Sarada Prasad Kisku (Kherwal Basia) was born in 1959 in Baspahari, West Bengal. His first published work was a drama “Khijlau” in Santali in 1983, the first drama in the Santali theater corpus to feature an all-women cast. He followed this up with other plays and poetry collections, however he is most well known for his contribution to Santali short stories and is considered one of the pioneers in the field. He has published over 7 significant short story collections in Santali, some of his most famous being Morekoturuiko (The Spirits–Five and Six, 1993); Chaora Bhaora (2007); and Kokormet’te (From the eyes of an Owl, 2011). Kisku has won several state and local level awards for his work.
Kisku’s short stories often circulate around contemporary social and political themes affecting Adivasi communities like the Santals, often combining the hard realities of Adivasi life with magical realism, mystery, and intrigue. No more is this apparent than in the short story Chaora Bhaora, which relates the experience of a Santal policeman transferred to an unnamed, “insurgent-prone” Adivasi area, where he tries to find out who is behind the insurgency. His journey takes him deeper into the contradictions that characterize Adivasi life on the rural peripheries, and compels him to confront the tension between his duty to the state and his own ethical commitments.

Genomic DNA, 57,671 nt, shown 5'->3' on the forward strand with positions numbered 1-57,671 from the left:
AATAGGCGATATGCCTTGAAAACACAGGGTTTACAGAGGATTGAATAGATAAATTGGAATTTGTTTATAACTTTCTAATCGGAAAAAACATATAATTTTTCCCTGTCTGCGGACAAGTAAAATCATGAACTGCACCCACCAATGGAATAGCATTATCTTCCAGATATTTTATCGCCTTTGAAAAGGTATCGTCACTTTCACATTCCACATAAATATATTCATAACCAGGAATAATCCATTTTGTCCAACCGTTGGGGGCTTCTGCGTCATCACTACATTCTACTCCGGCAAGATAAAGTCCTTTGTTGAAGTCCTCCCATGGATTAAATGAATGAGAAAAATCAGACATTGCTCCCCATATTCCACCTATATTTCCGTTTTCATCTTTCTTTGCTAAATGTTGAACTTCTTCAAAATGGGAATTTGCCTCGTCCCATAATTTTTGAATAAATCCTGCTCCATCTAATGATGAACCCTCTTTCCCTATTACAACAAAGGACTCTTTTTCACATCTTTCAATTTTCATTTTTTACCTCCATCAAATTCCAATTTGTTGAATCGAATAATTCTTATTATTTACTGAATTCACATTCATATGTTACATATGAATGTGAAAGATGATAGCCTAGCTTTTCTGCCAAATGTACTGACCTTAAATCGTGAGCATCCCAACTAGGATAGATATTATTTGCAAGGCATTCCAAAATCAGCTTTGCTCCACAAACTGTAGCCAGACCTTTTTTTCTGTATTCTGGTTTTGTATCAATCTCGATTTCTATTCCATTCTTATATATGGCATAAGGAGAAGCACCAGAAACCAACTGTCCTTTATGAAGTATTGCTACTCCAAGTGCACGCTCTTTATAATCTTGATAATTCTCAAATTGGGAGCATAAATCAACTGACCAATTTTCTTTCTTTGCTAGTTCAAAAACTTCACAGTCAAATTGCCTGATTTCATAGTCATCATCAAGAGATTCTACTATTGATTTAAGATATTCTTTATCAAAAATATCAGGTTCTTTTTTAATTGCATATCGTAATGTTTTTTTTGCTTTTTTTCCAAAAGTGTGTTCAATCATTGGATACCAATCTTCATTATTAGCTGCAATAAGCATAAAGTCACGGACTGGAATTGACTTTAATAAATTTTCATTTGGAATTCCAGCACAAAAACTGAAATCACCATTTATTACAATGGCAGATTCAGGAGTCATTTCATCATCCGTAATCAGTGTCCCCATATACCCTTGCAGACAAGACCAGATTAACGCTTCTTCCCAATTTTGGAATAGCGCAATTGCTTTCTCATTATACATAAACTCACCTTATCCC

The story was published in a Purulia-based Santali little magazine in 2007, and later formed the titular story in a collection published in 2008. Originally the story was popular as a mystery-thriller with a political connotation, but it proved prescient as in the next year, 2009, a Maoist insurgency began in southwest West Bengal, with many of the events eerily similar to those recounted in Chaora Bhaora. The story took on new relevance and popularity, and though it was written two years earlier, was featured as a response to later events in the popular press. This ironic twist, particularly the way media responded, is also foretold in the story’s denouement.